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How do I find the following cube root?

$$\sqrt[3]{8i} = ?$$

I tried by adding $\sqrt[3]{i^3 + 8i + i}$ but that is where my imagination quits.

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1  
At once, you have $2\sqrt[3]{i}=2(-1)^\frac16$. You now have to pick which root of $x^6+1=(x^2+1)(x^4-x^2+1)$ is needed... –  J. M. Dec 21 '11 at 6:04
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Regarding J.M.'s comment, note that there are only 3 cube roots of $8i$, whereas there are 6 sixth roots of $-1$. Do not take the equation $2\sqrt[3]{i}=2(-1)^{\frac{1}{6}}$ seriously. It is true that if $z^3=8i$, then $(z/2)^6=-1$, but the reverse implication does not hold. (I'm sure J.M. is aware of this, but I was afraid it could be misleading to the OP or others who aren't aware.) –  Jonas Meyer Dec 21 '11 at 6:41
    
Yes, Jonas has a point. Since $6$ is even, three of the roots of $x^6+1$ are extraneous for the task at hand. (Similar care is needed when manipulating equations with radicals, anyway.) –  J. M. Dec 21 '11 at 7:33

5 Answers 5

up vote 6 down vote accepted

If you want a general method for finding roots of complex numbers, you may try my answer here, for instance.

In your case, it would work as follows: write your complex number in exponential form,

$$ 8i = 8 e^{i\pi/2} \ . $$

Then,

$$ \sqrt[3]{8e^{i\pi/2}} = \sqrt[3]{8} e^{i(\pi/2 + 2k\pi)/3} \qquad \text{for} \quad k=0,1,2 \ . $$

That is,

$$ \sqrt[3]{8e^{i\pi/2}} = 2 e^{i(\pi/6 + 2k\pi/3)} \qquad \text{for} \quad k=0,1,2 $$

And this gives:

$$ 2e^{i\pi/6} = 2\left(\cos\frac{\pi}{6} + i \sin\frac{\pi}{6}\right) = 2\left(\frac{\sqrt{3}}{2} + i\frac{1}{2} \right) \ , $$

$$ 2e^{i5\pi/6} = 2\left(\cos\frac{5\pi}{6} + i \sin\frac{5\pi}{6}\right) = 2\left(\frac{\sqrt{3}}{2} - i\frac{1}{2} \right) \ , $$

and

$$ 2e^{i3\pi/2} = 2\left(\cos\frac{3\pi}{2} + i \sin\frac{3\pi}{2}\right) = -2i \ . $$

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For this particular problem, we can find one cube root "by inspection." We can try $2i$, its cube is $-8i$. The fix is easy: $-2i$ works. Then to list all the cube roots of $8i$, we multiply the one we found by all the cube roots of $1$, that is, the solutions of $x^3=1$. These are easy to find, since $x^3-1=(x-1)(x^2+x+1)$. So we multiply $-2i$ by $1$, also by $\frac{-1+i\sqrt{3}}{2}$, also by $\frac{-1-i\sqrt{3}}{2}$.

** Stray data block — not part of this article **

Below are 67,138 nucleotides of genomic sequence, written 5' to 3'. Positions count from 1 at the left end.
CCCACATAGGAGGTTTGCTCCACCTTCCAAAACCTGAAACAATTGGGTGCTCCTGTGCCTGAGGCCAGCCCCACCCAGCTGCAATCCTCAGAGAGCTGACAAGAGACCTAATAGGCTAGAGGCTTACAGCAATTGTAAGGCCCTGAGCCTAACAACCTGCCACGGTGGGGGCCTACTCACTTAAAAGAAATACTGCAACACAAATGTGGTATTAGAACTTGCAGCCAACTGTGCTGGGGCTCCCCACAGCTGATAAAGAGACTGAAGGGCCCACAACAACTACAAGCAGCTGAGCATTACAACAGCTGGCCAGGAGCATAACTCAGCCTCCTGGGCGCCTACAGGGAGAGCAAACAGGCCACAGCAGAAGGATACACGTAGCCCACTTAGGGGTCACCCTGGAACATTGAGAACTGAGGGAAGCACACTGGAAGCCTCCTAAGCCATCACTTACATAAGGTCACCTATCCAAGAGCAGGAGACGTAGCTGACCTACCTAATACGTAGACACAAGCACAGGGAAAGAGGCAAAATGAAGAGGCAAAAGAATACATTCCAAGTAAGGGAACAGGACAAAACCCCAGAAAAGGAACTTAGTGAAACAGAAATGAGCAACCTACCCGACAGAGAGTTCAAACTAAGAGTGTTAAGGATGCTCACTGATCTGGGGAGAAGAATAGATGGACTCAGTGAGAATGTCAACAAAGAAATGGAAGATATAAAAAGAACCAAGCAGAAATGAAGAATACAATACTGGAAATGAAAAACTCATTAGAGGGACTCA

But this is not the right general approach. What we should do in general is to first express our number $8i$ as $re^{i\theta}$, or equivalently as $r(\cos\theta+i\sin\theta)$. Then one cube root is $r^{1/3}e^{i\theta/3}$. The other cube roots can be obtained by multiplying by the cube roots of unity other than $1$.

In our particular example, $r=8$. We want $\cos\theta+i\sin\theta=i$. So $\theta=\pi/2$ will do the job. Thus one cube root is $2(\cos(\pi/6)+i\sin(\pi/6))$. The others can be obtained by multiplying by cube roots of unity. Alternately, use also $\theta=\pi/2+2\pi$, $\theta=\pi/2+4\pi$, and divide each by $3$. Or else equivalently write that the roots are $2e^{i(\pi/2+2k\pi)/3}$, where $k=0$, $1$, or $2$.

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Here is another way that avoids exponential functions for this problem but is not a method that I would recommend in general, e.g. to find $\sqrt[10]{8i}$, for which the method described Andre Nicolas's and Agusti Roig's answers work much better.

Suppose $a$ and $b$ are real numbers such that $(a+bi)^3 = 8i$. We have $$\begin{align*} (a+bi)^3 &= a^3 + 3a^2bi + 3a(bi)^2 + (bi)^3\\ &= (a^3 -3ab^2) + (3a^2b - b^3)i\\ &= 0 + 8i, \end{align*}$$ and so $$\begin{align*} a^3 - 3ab^2 = a(a^2 - 3b^2) &= 0\\ 3a^2b - b^3 = b(3a^2 - b^2) &= 8 \end{align*}$$

  • From the first equation we see that one possible value for $a$ is $0$, and in this case, the second equation reduces to $-b^3 = 8$ giving $b = -2$. In other words, one cube root of $8i$ is $-2i$.

  • Alternatively, if $a \neq 0$, then from the first equation we see that it must be that $a^2 - 3b^2 = 0$ so that $a = \pm \sqrt{3}b$. Substituting into the second equation, we get $b(9b^2 - b^2) = 8b^3 = 8$, that is $b^3 = 1$. Now, $b = 1$ is the only real number solution to $b^3 = 1$, and so we get that the other two cube roots of $8i$ are $\sqrt{3} + i$ and $-\sqrt{3} + i$.

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Multiplication by $8i$ consists of making complex numbers $8$ times as far from $0$ as they were and rotating $90^\circ$ counterclockwise. (Remember that multiplying by $i$ consists of rotating $90^\circ$ counterclockwise.)

So you want to multiply by something three times and have that amount to multiplying by $8i$.

Therefore: Multiply by $2$ and rotate only $30^\circ$ counterclockwise. That gives you $$ \cos30^\circ+i\sin30^\circ = \frac{\sqrt{3}}{2} + \frac12 i. $$

The other two cube roots come from rotating that through $1/3$ circle, i.e. $120^\circ$, and $2/3$ circle, i.e. $240^\circ$. Since $30+240=270$ is mod-$360$ congruent to $-90$, one of the cube roots is at $-90^\circ$, so pointing straight downward in the usual depiction of the plane. In other words, it is $-2i$. (And the third is $\cos150^\circ+i\sin150^\circ= -\sqrt{3}/2 + i/2$.)

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Multiplying by $\cos30^\circ+i\sin30^\circ$ only rotates by $30^\circ$ counterclockwise. When you include the multiplication by $2$, the three cube roots of $8i$ work out to be $\sqrt{3} + i$, $-\sqrt{3}+i$ and $-2i$. –  Dilip Sarwate Dec 21 '11 at 15:52

Look this site

http://fatosmatematicos.blogspot.com/2011/09/identidade-de-euler-e-as-raizes.html

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Bring your translator. –  The Chaz 2.0 Dec 21 '11 at 13:59

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